WASHINGTON — A determinedly upbeat Mikhail S. Gorbachev, declaring his summit meeting with President Reagan to be "a major event in world politics," chose the forum of a final press conference here Thursday night to seek support from the American public for his approach to further improvements in U.S.-Soviet relations.
And, as he has throughout his four-day visit to Washington, the Soviet leader adopted a familiar American form but put his own distinctive stamp on it.
Windy Opening Statement
Without showing a trace of fatigue from his non-stop schedule of meetings and appearances, Gorbachev launched the press conference with a windy 73-minute opening statement before taking his first question. American Presidents, by contrast, would not dream of delivering an opening statement longer than three or four minutes.
Gorbachev, with his deep voice and occasional smile, talked so long at the outset that some American television stations switched back to their dinner-hour weather reports.
Animated, sometimes flashing humor and sometimes combative but always in charge, Gorbachev once more showed himself to be a shrewd and supremely self-confident politician.
His effort to dominate the conference--held in a steeply tiered theater in the residential compound for Soviet diplomats stationed here--extended even to the press itself. Gorbachev delivered a short lecture to reporters, declaring that the news media could use some perestroika, or restructuring.
Complaining of the repetitious nature of the questions he gets about political prisoners in the Soviet Union, he jibed, "I envy you if everything is clear in your minds."
He explained that he does not give frequent interviews because reporters always accuse the Soviet Union of refusing to allow free emigration. On the contrary, he argued, only 222 persons have been denied permission to leave his country--all of them people with knowledge of important defense secrets.
"No matter what you say--no matter what you shout at us--we shall not let them go before their knowledge of these secrets has evaporated," he declared.
Gorbachev then questioned why reporters continue to harp on this subject, even after they have heard his answer. "To beat the air?" he asked.
"And yet all of these interviews boil down just to those questions, as if we are agreeing to give interviews not just to try and search for the truth, to pull each other towards serious thinking, but all the aim seems to be somehow to drive the politician into a corner. Is that a dialogue? Is that an interview? That's not what the media is for."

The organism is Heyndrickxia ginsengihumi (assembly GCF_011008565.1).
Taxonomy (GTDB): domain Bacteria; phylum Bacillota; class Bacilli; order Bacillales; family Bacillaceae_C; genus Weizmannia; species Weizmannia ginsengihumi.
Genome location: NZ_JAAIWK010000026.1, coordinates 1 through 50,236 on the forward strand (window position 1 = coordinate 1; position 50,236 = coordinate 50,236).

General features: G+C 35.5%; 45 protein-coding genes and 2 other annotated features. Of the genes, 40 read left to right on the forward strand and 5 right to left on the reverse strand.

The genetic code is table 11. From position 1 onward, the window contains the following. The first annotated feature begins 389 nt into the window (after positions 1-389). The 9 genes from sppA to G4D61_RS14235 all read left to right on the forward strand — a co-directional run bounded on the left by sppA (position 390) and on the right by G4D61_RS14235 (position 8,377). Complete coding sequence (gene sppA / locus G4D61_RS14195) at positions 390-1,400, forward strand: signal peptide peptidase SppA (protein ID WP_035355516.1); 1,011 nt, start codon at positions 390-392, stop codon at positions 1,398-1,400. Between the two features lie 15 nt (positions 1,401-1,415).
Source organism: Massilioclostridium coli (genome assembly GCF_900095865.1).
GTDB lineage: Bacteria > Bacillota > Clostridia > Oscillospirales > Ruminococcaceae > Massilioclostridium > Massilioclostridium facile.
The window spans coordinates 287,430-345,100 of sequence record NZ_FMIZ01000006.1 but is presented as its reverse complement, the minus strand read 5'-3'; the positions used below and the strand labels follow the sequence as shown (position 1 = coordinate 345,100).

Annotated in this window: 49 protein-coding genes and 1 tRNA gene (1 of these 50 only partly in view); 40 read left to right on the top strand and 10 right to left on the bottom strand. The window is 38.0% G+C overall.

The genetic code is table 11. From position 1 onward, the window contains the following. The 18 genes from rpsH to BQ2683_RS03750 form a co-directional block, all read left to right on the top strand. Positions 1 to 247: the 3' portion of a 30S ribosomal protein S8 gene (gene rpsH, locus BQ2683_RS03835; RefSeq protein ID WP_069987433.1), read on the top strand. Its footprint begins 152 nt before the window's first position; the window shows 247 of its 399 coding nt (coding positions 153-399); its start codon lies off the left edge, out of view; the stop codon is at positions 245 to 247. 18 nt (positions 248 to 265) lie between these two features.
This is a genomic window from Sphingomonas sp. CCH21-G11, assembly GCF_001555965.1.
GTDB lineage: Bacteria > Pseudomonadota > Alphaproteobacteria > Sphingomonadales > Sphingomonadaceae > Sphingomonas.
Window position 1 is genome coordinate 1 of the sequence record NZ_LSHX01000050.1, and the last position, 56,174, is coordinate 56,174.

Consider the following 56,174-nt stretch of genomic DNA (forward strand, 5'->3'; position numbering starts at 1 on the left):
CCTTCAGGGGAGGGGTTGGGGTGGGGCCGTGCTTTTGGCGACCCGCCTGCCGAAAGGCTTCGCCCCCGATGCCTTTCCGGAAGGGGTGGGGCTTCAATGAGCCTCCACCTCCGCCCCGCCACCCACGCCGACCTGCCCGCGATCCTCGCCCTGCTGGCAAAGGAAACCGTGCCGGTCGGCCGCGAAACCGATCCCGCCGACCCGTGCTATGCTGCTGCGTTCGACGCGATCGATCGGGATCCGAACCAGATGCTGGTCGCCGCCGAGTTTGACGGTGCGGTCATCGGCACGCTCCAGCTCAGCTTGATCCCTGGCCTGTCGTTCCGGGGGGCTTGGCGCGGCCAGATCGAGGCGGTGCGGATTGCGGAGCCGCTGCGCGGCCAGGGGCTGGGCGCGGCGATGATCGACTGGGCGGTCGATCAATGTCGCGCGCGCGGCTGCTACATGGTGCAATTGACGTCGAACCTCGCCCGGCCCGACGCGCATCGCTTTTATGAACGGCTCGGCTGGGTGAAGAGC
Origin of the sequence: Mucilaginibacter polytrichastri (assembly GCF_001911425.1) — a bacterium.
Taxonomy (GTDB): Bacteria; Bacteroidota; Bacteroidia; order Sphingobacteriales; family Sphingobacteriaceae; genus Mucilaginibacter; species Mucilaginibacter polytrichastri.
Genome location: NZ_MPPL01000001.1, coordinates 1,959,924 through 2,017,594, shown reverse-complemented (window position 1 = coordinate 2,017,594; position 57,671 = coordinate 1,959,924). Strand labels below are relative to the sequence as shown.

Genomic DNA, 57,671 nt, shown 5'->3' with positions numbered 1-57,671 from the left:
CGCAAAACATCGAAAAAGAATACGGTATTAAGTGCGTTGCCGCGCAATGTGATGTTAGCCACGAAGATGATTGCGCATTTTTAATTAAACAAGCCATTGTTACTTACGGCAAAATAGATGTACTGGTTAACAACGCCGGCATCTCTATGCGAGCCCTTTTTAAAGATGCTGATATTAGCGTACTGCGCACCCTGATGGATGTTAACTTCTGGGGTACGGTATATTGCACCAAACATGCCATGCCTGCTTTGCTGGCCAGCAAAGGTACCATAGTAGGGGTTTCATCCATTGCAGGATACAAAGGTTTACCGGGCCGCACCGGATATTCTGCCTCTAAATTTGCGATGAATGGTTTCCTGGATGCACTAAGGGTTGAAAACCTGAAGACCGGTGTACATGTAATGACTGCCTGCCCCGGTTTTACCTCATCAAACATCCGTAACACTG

After his outburst, he concluded on a conciliatory note.
"I'm not trying to accuse any of you or to assert that the politicians are all that good or that the people in the media are so bad," he said.
In general, the tone Gorbachev chose to strike was a positive one, aimed at proclaiming and extolling what he twice called "a new phase" in Soviet-American relations.
Gorbachev sought again and again to assure the United States of the sincerity of his desire for better relations. His remarks appeared aimed at strengthening the political constituency in the United States in favor of further arms control negotiations as the Senate prepares to take up the arms treaty on intermediate-range nuclear missiles signed this week.
"Within the Soviet leadership, there are no two opinions. There is one opinion, and we are in favor of an improvement in relations with the United States," Gorbachev declared.
He said the two sides had made "considerable headway" in discussions concerning a strategic arms, or START, treaty that would reduce each side's intercontinental ballistic missiles by 50%.
The Soviet leader's tone of euphoria extended beyond arms control to many other aspects of his talks with President Reagan and other American leaders. He pointed to the joint communique issued Thursday as evidence of the "deepening political dialogue" between the two countries. "They are now emerging from the long drawn-out confrontation," he said.
His personal relations with Reagan also improved during the summit, Gorbachev insisted.
"We now have more understanding between the President and myself," the Soviet leader said. "We now have in our dialogue--it's more businesslike, a more constructive approach. And I would even venture to say that we trust each other more.
'Views Have Changed'
"I guess that the President's views have changed for the better, as have mine," Gorbachev said.
Even on issues where Gorbachev was forced to concede that little visible progress had been made, such as Afghanistan and other regional disputes, the Soviet leader seemed anxious to put the best possible face on this week's discussions.
"I can't say that we have made much headway on the discussion of these (regional) problems," he said. Still, the Soviet leader continued, "We all had the feeling that the U.S. Administration has come to approach somewhat more realistically these regional problems."